A scheme creating more hurt?

The NSW Green Slip motor accident compensation scheme was overhauled in December 2017 at the urging of the Insurance industry.

The most recent figures from the State Insurance Regulatory Authority (“SIRA”) report, Green Slip scheme quarterly insights – June quarter 2019, indicates that over 18,000 claims have been lodged under the new scheme.  It can therefore be fairly asked, is the scheme doing enough to help those injured in motor accidents? I think there is an argument to be made that many people do not receive adequate and fair compensation for motor accident injuries. But that aside, I thought it would be helpful to give people a broad summary of how the scheme works, and to highlight some unfair consequences of the new scheme.

Claims must be made within three months of the motor accident, but can be made later if a person can provide the Insurer with a “full and satisfactory explanation”.

All people injured in a motor vehicle accident get 26 weeks of wage loss payments, regardless of whether or not the accident was their fault.  After 26 weeks, a person will continue to receive payment of wage loss payments and medical expenses from the Insurer if they were not “mostly at fault” for the accident, and they have more than a “minor injury”. A “minor injury” is a soft tissue injury or a minor psychological injury.  Because of the definition of “minor injury”, many people who are adversely affected are excluded from receipt of ongoing compensation under the scheme.  For example, if a bricklayer hurts his wrist and it takes him more than 26 weeks to recover, how is it fair that he receives no wage loss compensation after 26 weeks? Plainly it is not. SIRA is currently undertaking a review of the definition of “minor injury”.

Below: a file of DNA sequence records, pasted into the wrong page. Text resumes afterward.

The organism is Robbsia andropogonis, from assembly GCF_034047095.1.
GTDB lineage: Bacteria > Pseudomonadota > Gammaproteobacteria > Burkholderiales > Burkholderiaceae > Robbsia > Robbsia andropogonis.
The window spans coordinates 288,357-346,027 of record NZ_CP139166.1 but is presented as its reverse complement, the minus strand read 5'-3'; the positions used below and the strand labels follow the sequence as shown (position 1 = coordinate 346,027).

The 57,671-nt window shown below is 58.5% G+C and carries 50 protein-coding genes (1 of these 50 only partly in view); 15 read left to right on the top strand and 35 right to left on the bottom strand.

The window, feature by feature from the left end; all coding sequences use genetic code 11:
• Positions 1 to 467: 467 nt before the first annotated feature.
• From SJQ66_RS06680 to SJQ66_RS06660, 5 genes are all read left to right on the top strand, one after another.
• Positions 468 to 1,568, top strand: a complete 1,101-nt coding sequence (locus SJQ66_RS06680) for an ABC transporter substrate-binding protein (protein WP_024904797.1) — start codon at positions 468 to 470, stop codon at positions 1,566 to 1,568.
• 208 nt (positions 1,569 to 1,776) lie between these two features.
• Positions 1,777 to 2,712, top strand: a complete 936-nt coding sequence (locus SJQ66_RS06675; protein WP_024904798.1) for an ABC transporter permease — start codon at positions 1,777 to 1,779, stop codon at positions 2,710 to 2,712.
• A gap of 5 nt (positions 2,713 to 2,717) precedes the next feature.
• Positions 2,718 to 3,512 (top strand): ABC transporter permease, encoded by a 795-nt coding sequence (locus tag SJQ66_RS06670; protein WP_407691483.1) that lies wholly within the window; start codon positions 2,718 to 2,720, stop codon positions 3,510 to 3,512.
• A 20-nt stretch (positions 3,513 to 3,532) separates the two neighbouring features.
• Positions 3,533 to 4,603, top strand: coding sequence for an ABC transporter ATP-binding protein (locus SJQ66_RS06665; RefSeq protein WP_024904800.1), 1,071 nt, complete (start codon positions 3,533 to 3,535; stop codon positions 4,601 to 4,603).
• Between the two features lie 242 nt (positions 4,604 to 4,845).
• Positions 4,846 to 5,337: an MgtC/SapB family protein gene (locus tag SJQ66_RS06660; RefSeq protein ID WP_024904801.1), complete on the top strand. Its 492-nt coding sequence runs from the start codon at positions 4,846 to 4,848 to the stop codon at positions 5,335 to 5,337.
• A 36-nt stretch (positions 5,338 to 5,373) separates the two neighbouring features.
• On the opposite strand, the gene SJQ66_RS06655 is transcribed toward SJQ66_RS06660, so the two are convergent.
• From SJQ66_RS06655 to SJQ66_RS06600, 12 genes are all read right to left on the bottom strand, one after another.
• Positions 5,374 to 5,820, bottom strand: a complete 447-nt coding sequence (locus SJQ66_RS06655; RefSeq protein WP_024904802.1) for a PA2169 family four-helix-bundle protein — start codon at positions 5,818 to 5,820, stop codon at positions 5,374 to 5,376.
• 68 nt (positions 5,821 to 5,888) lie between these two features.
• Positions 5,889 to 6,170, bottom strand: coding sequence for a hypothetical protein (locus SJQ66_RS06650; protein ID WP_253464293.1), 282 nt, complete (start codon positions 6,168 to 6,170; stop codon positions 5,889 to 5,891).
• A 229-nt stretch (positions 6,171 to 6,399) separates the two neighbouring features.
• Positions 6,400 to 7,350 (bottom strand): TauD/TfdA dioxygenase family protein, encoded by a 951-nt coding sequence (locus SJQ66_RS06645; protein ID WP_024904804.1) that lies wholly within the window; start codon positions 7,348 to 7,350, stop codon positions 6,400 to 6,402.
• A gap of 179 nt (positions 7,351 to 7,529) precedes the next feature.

Under the new scheme, damages are limited to two entitlements.  A person injured in a motor accident can claim non-economic loss for pain and suffering but only if they are assessed to be over a 10% “permanent impairment” threshold.  A person injured in a motor accident can claim damages for past and future loss of earning capacity.

This new scheme has removed a person’s ability to claim lump sum damages for medical expenses, although payment of medicals can still form part of a person’s statutory benefits as outlined above.  The scheme has completely removed a person’s entitlement to damages for domestic assistance.  This means a person injured in a motor vehicle accident can no longer claim damages care or assistance provided by a family member or friend.

Following submissions by various groups including the NSW Bar Association SIRA has announced it will conduct a broader review of the scheme next year.

If you have been injured in a motor vehicle accident Toby Tancred can help.  He can provide you with legal advice, deal with the Insurer on your behalf and represent you in a claim.  Toby Tancred is a Law Society Personal Injury Accredited Specialist and has been recognised by Doyle’s Guide as a Leading Work Injury Compensation Lawyer.  Toby Tancred has the experience, knowledge and ability to help all people injured in a motor vehicle accident in difficult times.